Plan B swings into action

Added 11 Jan 2015

An early start morning and we plan to be out all day. We wrap up warm and board our water taxis to cross the main body of the lake to a local market. Our final approach is along a narrow inlet. At the market the local Pao tribe women are selling their wares. They wear a traditional brightly coloured woven scarf. We also see cattle, fruit, vegetables, dried fish and cheroots, as well as clothing and many everyday items. People also come to the market to buy firewood. We also have some great news … toilets (Western style!) are available here. Just 300 Burmese Kyat a go! About 2.5 pence.

After the market, we all board our boats again to head south. The lake narrows and as we approach a bridge there seems to be a queue. Everything has come to a halt. There are a few wooden boats ahead of us and lots of waving and activity near the bridge. It turns out the heavy rains experienced in the mountains a few days ago has moved a lot of floating hyacinth plants and the channels under the bridge are totally blocked. Richard goes to investigate and manages to get up onto the bridge. The verdict – we are scuppered! There is far too much debris to move and even if we did get through, it may get blocked again and we’d be stuck the wrong side.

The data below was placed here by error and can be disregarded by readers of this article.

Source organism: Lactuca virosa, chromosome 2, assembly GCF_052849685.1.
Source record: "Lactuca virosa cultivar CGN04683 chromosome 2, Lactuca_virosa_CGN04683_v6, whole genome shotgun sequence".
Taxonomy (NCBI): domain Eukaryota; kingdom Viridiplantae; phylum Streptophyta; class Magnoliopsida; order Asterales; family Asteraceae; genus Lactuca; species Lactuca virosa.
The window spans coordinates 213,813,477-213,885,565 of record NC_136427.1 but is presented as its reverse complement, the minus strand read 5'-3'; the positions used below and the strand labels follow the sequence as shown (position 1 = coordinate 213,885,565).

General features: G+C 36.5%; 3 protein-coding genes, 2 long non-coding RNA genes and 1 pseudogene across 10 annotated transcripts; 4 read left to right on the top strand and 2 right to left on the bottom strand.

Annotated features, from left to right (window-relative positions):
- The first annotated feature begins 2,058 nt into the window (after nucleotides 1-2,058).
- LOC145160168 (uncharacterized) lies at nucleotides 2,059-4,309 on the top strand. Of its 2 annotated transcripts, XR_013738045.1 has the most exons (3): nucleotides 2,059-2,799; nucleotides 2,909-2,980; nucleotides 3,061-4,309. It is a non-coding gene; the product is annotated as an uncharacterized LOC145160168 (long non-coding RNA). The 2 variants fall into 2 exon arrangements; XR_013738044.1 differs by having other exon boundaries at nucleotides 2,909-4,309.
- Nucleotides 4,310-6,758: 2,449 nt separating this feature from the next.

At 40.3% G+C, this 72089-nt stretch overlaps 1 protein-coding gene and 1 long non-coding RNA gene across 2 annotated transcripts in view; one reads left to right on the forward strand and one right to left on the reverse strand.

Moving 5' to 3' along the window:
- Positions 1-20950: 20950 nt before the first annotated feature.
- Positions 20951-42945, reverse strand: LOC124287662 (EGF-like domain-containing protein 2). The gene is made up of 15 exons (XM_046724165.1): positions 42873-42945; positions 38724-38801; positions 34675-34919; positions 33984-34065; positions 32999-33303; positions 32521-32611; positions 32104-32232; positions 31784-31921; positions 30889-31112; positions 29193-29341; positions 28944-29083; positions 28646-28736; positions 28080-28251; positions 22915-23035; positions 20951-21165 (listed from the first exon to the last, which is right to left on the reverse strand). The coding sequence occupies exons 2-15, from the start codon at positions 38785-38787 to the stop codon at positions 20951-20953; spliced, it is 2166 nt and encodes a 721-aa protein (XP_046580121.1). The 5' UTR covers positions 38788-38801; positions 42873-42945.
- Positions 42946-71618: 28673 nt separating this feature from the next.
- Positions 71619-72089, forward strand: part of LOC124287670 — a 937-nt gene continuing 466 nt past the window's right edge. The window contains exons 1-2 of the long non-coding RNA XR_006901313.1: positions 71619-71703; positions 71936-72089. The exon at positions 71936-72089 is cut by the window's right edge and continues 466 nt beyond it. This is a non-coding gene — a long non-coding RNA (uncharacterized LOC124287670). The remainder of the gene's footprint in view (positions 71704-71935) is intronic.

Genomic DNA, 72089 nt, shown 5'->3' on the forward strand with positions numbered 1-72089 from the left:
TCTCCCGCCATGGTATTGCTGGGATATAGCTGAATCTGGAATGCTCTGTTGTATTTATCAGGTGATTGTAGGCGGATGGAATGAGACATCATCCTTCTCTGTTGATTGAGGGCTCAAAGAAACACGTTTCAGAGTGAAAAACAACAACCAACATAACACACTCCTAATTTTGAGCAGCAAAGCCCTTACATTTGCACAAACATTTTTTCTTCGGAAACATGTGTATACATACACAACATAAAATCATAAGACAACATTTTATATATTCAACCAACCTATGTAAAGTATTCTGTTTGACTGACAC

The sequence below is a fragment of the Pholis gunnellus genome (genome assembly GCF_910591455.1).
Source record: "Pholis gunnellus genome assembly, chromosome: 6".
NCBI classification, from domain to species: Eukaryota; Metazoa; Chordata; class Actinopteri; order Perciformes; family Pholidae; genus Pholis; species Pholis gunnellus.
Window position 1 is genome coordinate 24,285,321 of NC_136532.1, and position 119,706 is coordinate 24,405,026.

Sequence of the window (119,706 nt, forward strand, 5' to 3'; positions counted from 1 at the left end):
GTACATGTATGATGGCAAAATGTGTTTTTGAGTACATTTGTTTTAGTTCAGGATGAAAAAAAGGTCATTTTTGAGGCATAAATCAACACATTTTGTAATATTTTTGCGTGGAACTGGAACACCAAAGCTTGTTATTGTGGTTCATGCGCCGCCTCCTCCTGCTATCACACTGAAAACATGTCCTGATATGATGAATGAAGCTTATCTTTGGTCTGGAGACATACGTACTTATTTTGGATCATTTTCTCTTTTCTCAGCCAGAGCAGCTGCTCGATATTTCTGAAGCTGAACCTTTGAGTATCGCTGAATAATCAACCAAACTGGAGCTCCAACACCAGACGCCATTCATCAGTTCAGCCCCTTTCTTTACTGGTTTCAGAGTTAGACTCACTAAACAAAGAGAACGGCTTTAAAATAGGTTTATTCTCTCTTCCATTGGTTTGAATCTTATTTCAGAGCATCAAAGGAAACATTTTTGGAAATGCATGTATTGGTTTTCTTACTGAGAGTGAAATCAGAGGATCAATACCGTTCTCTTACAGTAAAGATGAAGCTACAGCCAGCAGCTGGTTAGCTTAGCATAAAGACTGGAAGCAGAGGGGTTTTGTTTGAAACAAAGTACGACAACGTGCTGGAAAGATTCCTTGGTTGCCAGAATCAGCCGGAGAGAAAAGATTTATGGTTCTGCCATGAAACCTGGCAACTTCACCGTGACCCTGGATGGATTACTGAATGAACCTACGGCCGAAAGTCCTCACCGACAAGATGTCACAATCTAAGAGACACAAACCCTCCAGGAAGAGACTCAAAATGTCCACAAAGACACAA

In the meantime our boatmen have pulled up on shore and we’re having great fun watching some local kids roast corn. By now the temperature has warmed up so most of us have taken coats off and we’re happily enjoying the sun. Richard and Dawn find a shop nearby and buy some pre-packed pieces of cake as a snack for everyone! One of our guests also decides to eat a sweet taken from the hotel sweetie bowl. By the time we advise it is a hot and spicy tamarind sweet it is too late, it is in the mouth! Oops. Always read the packet, even if it is in Burmese?

Our guides are making phone calls to discover what may be possible. Plan B swings into operation. The only issue is that lunch is booked and paid for down south. We have to find a different lunch stop. Naturally Furlongs are up to the challenge. Somehow we get a message to a restaurant on the north-west shore of the lake and by the time we arrive they are busy cooking our lunch. Richard and Dawn decide it must be time (yet again) for more complimentary beers, wines and soft drinks.

After lunch we visit our “daily pagoda” and this one has a floating Royal Barge used for special occasions. On route back to the hotel we sail through some floating gardens. The local farmers grow vegetables, flowers and fruit here. The floating garden beds are constructed by the farmers. They gather up weeds from the deeper parts of the lake, bring them back in boats and make them into floating garden beds, anchored by bamboo poles. These gardens rise and fall with changes in the water level, so are resistant to flooding. The constant availability of nutrient-laden water creates as incredibly fertile growing area.

Dawn Furlong

Photo: Guests waiting patiently as we formulate Plan B © Dawn Furlong